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Childproofing and Preventing Household Accidents

If you've never crawled around your home on your hands and knees, give it a go. Kids explore their everyday settings, and this will let you see things as they do to make sure your home is safe.

We might think of babies and toddlers when we hear the words "babyproofing" or "childproofing." And it's true that young kids have the highest risk of being injured at home because that's where they spend most of their time. But accidental injury is the leading cause of death in kids up to 14 years old — and more than a third of these injuries happen at home.

What Accidents Can Happen at Home?

Common causes of home-injury deaths are fire and burns, suffocation, drowning, choking, falls, poisoning, and guns.

Most household accidents happen in areas with:

  • water: in the bathroom, kitchen, swimming pools, or hot tubs
  • heat or flames: in the kitchen or at a barbecue grill
  • toxic substances: under the kitchen sink, in the medicine cabinet, in the garage or garden shed, or even in a purse or other place where medicines are stored
  • the potential for a fall: on stairs, slippery floors, from high windows, or from tipping furniture
  • choking hazards: including an unsafe sleep environment, foods that pose a choking risk (like grapes or hot dogs), button batteries, and items inside and outside the home that could entrap or strangle a child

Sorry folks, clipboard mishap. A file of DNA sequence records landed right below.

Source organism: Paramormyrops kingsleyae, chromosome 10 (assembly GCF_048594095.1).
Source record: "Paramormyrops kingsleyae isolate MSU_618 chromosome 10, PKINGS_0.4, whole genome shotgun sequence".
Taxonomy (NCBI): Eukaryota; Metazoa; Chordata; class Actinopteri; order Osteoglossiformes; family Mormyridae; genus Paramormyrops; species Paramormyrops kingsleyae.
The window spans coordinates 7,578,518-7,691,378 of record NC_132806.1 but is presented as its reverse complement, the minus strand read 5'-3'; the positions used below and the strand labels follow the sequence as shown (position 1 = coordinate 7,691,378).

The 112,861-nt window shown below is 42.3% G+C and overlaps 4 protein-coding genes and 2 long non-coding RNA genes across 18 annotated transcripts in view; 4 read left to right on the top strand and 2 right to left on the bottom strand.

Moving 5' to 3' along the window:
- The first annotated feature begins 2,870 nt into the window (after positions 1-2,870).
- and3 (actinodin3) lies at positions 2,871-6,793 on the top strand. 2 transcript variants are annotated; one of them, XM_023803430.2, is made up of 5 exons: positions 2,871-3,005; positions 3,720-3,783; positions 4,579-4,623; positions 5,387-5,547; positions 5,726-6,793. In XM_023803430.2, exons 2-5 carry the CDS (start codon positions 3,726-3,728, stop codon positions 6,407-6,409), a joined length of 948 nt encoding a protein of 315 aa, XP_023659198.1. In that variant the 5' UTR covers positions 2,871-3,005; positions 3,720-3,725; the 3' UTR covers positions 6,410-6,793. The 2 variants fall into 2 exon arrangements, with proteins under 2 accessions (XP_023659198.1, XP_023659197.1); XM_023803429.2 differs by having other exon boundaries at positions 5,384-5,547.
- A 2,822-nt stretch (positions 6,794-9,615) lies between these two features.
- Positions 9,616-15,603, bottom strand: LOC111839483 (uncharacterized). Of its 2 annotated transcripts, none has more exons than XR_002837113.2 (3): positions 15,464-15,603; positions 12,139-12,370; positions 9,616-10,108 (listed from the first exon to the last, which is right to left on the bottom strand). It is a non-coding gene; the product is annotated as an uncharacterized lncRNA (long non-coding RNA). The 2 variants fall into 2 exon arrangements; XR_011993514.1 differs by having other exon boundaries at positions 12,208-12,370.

How Can We Prevent Accidents?

The most important safeguard is to always keep a close eye on young kids. Even if your home is childproofed, it only takes an instant for babies and toddlers to fall, run over to a hot stove, or put the wrong thing in their mouths.

Accidents will still happen, though. So it's important to be prepared. If you're expecting a baby or have kids, it's wise to:

  • Learn cardiopulmonary resuscitation (CPR) and age-appropriate abdominal thrusts (the Heimlich maneuver).
  • Keep these numbers near the phone (for yourself and caregivers):
    • poison control: 1-800-222-1222 (online at Poison Control)
    • doctor's number
    • parents' work and cellphone numbers
    • neighbor's or nearby relative's number (if you need someone to watch other kids in case of an emergency)
  • Make a first-aid kit and keep emergency instructions inside.
  • Install smoke detectors and carbon monoxide detectors. Change the batteries regularly.

Review these safety articles for more information:

Reviewed by: KidsHealth Medical Experts

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